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Could you forgive as much as the Queen?

Her Majesty, Queen Elizabeth II, sadly died on 8 September this year. World leaders came from across the globe to her funeral as a mark of respect for this dignified, courageous leader, who openly shared her Christian faith as the central plank on which her servant leadership was based.  And yet her personal life, like so many of ours, has at times been filled with hurt and sadness, having much to forgive. So then, what was her view of forgiveness, and could you forgive as much as she? 

The Queen’s faith

The Queen of course was head of the Royal Family, and by virtue of her position, was also the “Defender of the Faith and Supreme Governor of the Church of England”.  

But along with her title, also came a genuine faith.  Here’s what she famously said in her first Christmas broadcast in 1952:

Pray for me … that God may give me wisdom and strength to carry out the solemn promises I shall be making, and that I may faithfully serve Him and you, all the days of my life.

She constantly referenced Jesus and her faith in her public speeches – for example, in her Christmas broadcast in December 2000 she said:

For me the teachings of Christ and my own personal accountability before God provide a framework in which I try to lead my life.

The Queen’s forgiveness challenges and how she responded

We are not privy to the Queen’s private life, but there is enough that we know publicly to see how great some of the hurts she experienced were.

For the Queen, forgiveness was foundational to her Christian faith. In her 2011 Christmas message, she expressed it this way (and here is the video):

Forgiveness lies at the heart of the Christian faith. It can heal broken families, it can restore friendships and it can reconcile divided communities. It is in forgiveness that we feel the power of God’s love.

She lived this both in relation to political events and for her own family. Prince Philip’s uncle, Earl Mountbatten, was assassinated by the IRA. Despite this, the Queen chose to shake hands with Martin McGuinness in a gesture seen as a vital step in securing reconciliation between nationalists and unionists in troubled Northern Ireland.

In her family, there has been so much suffering, spanning from elements of her relationships with and behaviour of her husband Prince Philip, her sons Prince Charles and Prince Andrew and then most recently the painful divisions even between her family and Prince Harry and Meghan Markle. In the interview they gave with Oprah Winfrey, there was a public airing of the deep divisions within the family, and things were shared that would be deeply hurtful for the Royal Family to have broadcast around the world. And yet, rather than shut the gate for all time, her response after the interview was to extend a hand of reconciliation, saying: ‘Harry, Meghan and Archie will always be much-loved family members.’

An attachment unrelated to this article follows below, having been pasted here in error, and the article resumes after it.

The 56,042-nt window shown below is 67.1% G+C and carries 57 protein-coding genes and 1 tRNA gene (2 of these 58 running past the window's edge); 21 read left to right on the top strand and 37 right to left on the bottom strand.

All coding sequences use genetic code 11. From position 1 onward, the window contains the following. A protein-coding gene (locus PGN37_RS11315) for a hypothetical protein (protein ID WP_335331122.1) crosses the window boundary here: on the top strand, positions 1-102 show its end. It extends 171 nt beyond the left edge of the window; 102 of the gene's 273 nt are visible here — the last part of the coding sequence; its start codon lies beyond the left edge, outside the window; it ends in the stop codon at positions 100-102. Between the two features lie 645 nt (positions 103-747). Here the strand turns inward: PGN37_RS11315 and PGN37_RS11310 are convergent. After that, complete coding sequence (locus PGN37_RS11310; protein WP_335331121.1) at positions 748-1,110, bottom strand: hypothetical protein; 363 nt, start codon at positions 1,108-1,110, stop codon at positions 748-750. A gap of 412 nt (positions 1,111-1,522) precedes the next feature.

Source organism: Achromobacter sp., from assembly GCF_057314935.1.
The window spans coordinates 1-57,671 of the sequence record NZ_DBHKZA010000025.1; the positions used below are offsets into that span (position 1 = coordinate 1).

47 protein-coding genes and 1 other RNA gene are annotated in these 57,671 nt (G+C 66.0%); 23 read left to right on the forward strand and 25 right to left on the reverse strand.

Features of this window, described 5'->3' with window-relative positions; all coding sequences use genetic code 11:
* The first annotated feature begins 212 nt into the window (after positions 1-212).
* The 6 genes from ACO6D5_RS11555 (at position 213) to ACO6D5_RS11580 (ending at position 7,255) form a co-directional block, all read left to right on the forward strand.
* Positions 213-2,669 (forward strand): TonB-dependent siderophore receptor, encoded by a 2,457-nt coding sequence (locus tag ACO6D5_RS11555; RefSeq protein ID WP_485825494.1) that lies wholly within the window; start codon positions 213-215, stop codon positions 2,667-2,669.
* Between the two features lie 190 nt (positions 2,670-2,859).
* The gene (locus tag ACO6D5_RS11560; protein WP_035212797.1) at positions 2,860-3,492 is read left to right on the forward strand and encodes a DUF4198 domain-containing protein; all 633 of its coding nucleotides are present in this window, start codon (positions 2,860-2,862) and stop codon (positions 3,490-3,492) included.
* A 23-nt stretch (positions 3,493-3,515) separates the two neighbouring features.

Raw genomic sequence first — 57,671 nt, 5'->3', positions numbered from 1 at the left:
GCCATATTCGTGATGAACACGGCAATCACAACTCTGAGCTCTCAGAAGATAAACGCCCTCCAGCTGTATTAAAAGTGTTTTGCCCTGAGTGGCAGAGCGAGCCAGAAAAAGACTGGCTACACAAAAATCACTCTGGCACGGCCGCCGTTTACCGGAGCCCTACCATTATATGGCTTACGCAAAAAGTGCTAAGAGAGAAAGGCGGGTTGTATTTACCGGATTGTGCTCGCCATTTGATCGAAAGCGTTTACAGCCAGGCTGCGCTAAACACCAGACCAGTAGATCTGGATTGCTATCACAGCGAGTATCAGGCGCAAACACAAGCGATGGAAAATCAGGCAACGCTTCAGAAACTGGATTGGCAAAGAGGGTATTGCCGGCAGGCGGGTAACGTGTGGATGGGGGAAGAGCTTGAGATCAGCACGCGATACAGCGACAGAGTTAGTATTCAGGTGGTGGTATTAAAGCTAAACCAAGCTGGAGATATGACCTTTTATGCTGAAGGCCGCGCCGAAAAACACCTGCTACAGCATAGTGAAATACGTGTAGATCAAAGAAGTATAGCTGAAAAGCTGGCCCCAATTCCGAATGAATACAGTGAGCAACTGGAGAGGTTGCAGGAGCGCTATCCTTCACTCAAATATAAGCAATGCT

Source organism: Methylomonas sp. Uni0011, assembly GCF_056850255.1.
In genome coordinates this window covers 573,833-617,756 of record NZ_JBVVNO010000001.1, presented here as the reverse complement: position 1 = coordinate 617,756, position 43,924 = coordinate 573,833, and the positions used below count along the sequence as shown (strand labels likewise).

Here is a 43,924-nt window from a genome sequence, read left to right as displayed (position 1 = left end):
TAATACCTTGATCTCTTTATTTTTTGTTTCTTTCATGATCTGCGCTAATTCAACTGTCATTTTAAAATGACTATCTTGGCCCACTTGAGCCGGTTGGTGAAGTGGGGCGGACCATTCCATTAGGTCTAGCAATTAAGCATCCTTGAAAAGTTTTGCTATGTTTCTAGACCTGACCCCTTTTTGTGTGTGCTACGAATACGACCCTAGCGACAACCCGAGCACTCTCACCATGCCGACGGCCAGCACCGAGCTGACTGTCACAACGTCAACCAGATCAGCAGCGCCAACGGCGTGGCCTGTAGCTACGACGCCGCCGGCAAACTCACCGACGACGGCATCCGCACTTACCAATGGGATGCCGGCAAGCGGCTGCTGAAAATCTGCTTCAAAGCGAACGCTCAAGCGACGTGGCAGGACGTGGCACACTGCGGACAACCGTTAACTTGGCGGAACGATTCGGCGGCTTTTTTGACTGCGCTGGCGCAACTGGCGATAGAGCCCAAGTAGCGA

What about us – can we forgive like the Queen?

Malcolm Fraser, former Prime Minister of Australia, once famously (or infamously) quipped that ‘Life wasn’t meant to be easy’. 

The same can of course be said for forgiveness. As humans, we have an innate sense of what is just – and forgiveness is not just because it involves pardoning someone for the rightful consequences of a wrong that they have done.

And yet as Christians, this is exactly what God calls us to do. To take heart from God’s forgiveness of us through Jesus, and to follow his example in how we treat others. To extend grace and mercy to them, because it is kind and because it is what God wants us not just to do, but also to be – to be people of grace. In its simplest form, Paul expresses it this way:

Bear with each other and forgive one another if any of you has a grievance against someone. Forgive as the Lord forgave you.  

Colossians 3:13

Forgiveness does not mean validating or enabling wounding or dangerous behaviour. It does not mean saying something is OK that is not OK. There may well for some people in some situations be personal or other boundaries that need to be maintained.

And yet, as we think of our own families, I encourage us to consider, might our forgiveness offer a pathway back to a restored relationship, just as the Queen lovingly chose to hold this pathway open to the troubled Harry and Meghan?

If you would like to read or reflect more on forgiveness, here’s a link to 22 more topical devotions and articles we’ve written over the last 15 years or so.

May the Lord bless you, comfort you, and encourage you in your personal forgiveness journey and decisions.

Bruce is the Founding Director of PeaceWise and is Australia’s first Certified Christian Conciliator™. He holds degrees in Arts, Law, Christian Studies and Theology. Bruce has extensive legal, risk and governance expertise, advising in these areas professionally on the day’s that he is not working for PeaceWise.

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